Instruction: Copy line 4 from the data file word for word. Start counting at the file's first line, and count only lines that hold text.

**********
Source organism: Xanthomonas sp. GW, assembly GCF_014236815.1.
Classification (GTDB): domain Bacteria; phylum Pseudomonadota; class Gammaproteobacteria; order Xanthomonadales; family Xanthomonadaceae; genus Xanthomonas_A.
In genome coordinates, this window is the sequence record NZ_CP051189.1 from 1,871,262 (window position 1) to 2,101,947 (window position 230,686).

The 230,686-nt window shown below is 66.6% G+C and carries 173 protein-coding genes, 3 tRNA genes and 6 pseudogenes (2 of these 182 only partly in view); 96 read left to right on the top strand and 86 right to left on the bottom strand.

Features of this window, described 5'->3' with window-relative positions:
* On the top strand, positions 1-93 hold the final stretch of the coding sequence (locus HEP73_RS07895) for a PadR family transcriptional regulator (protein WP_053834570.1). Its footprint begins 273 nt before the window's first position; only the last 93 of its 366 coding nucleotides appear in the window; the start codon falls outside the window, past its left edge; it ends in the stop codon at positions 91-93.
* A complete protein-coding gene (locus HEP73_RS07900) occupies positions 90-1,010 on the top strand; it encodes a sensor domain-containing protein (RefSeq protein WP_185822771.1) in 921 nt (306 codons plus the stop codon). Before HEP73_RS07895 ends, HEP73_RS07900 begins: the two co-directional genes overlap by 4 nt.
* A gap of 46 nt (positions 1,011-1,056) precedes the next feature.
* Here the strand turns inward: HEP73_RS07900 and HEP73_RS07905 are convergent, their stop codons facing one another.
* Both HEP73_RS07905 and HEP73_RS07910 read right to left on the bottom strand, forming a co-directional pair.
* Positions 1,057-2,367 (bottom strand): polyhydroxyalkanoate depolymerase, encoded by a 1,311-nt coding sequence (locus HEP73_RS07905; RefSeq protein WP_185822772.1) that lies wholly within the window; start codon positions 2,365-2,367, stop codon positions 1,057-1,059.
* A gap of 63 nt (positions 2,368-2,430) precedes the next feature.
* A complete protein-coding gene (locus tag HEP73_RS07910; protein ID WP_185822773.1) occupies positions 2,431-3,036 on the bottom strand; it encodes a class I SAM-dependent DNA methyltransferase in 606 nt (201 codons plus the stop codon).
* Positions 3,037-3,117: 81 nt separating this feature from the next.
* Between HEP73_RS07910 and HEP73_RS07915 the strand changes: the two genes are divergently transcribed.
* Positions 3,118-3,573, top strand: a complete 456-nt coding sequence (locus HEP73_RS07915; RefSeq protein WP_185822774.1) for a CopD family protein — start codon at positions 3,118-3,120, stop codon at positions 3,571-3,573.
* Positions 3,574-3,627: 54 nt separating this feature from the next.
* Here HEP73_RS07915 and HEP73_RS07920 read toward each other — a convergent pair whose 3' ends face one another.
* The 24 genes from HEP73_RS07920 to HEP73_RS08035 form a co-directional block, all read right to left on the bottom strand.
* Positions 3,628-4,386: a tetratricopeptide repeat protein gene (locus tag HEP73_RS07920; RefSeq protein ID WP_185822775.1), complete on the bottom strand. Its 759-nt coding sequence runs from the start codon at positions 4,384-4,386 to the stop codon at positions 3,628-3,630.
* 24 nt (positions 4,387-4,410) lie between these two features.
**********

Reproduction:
The 230,686-nt window shown below is 66.6% G+C and carries 173 protein-coding genes, 3 tRNA genes and 6 pseudogenes (2 of these 182 only partly in view); 96 read left to right on the top strand and 86 right to left on the bottom strand.